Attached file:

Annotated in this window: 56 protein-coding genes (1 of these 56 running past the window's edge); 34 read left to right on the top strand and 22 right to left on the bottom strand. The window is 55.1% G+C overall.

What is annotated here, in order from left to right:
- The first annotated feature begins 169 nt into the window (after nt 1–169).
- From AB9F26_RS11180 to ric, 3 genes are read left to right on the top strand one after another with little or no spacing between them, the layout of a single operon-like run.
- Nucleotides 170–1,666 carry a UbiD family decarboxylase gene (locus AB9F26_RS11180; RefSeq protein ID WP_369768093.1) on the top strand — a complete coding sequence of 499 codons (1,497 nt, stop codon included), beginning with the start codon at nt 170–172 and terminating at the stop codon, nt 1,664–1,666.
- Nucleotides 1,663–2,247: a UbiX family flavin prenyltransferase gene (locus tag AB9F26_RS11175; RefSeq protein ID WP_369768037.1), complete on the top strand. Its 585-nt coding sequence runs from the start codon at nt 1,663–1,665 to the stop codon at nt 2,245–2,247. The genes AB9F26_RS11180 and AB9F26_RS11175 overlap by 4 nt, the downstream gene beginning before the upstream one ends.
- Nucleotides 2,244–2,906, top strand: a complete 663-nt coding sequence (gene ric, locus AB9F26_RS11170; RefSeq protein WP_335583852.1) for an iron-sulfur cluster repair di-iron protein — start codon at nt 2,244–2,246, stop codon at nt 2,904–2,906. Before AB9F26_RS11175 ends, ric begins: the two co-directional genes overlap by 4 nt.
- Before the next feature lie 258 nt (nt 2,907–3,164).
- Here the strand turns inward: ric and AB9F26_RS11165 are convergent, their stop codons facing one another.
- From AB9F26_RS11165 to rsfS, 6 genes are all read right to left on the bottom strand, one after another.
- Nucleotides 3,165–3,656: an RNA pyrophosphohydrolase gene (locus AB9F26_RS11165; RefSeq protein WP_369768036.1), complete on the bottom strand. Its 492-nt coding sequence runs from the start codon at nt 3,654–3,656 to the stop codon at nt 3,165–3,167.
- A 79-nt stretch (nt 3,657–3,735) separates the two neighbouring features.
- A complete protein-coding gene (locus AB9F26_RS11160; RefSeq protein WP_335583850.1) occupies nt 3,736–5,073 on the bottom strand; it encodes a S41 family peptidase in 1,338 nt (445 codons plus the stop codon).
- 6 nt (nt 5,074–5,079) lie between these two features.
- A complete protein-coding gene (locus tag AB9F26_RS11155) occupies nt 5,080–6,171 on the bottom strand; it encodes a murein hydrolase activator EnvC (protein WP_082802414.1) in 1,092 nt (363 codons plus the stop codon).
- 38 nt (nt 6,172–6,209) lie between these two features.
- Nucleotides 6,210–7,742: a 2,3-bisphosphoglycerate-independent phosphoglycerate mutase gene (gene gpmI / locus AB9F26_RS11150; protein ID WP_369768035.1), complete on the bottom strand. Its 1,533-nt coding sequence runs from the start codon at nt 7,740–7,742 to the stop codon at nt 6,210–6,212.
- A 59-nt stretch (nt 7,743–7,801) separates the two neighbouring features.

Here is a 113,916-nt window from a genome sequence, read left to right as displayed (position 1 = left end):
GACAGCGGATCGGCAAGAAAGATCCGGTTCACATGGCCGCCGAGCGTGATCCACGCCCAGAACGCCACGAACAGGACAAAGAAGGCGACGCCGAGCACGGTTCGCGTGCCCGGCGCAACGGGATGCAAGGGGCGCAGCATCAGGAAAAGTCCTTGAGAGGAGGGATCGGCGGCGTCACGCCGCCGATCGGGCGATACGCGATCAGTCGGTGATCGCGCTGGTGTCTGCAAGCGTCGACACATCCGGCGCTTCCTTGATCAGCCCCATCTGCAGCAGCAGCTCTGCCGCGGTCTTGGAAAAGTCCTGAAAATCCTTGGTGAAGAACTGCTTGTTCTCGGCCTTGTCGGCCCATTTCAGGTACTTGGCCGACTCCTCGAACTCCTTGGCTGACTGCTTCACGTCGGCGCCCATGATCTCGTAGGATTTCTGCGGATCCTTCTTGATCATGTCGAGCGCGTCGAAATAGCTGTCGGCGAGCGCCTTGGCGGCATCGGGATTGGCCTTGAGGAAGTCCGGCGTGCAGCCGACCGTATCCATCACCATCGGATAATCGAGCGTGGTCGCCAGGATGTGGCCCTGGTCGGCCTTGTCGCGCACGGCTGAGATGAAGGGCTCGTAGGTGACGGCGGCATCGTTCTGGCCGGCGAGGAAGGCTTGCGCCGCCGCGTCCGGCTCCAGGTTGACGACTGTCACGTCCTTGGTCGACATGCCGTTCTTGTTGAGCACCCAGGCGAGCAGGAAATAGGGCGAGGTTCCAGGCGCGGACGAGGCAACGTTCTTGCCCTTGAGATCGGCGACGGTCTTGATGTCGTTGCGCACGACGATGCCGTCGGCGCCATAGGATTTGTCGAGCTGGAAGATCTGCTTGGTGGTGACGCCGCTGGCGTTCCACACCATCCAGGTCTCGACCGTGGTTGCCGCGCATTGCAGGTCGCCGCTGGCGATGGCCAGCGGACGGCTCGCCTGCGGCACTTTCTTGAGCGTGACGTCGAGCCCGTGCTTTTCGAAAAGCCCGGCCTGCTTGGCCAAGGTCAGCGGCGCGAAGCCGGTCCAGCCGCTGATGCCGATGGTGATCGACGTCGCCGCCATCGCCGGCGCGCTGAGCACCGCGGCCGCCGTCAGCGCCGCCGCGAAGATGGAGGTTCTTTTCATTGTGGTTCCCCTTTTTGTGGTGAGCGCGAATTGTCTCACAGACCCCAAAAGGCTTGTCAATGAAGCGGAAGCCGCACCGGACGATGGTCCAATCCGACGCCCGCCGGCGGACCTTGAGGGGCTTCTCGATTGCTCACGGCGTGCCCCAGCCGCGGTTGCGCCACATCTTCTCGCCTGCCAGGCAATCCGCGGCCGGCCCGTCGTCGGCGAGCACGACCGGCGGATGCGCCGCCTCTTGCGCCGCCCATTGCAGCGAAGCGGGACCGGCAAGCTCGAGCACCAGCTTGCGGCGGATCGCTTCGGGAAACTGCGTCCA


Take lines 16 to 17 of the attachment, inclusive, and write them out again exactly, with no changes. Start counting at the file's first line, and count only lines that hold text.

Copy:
- 38 nt (nt 6,172–6,209) lie between these two features.
- Nucleotides 6,210–7,742: a 2,3-bisphosphoglycerate-independent phosphoglycerate mutase gene (gene gpmI / locus AB9F26_RS11150; protein ID WP_369768035.1), complete on the bottom strand. Its 1,533-nt coding sequence runs from the start codon at nt 7,740–7,742 to the stop codon at nt 6,210–6,212.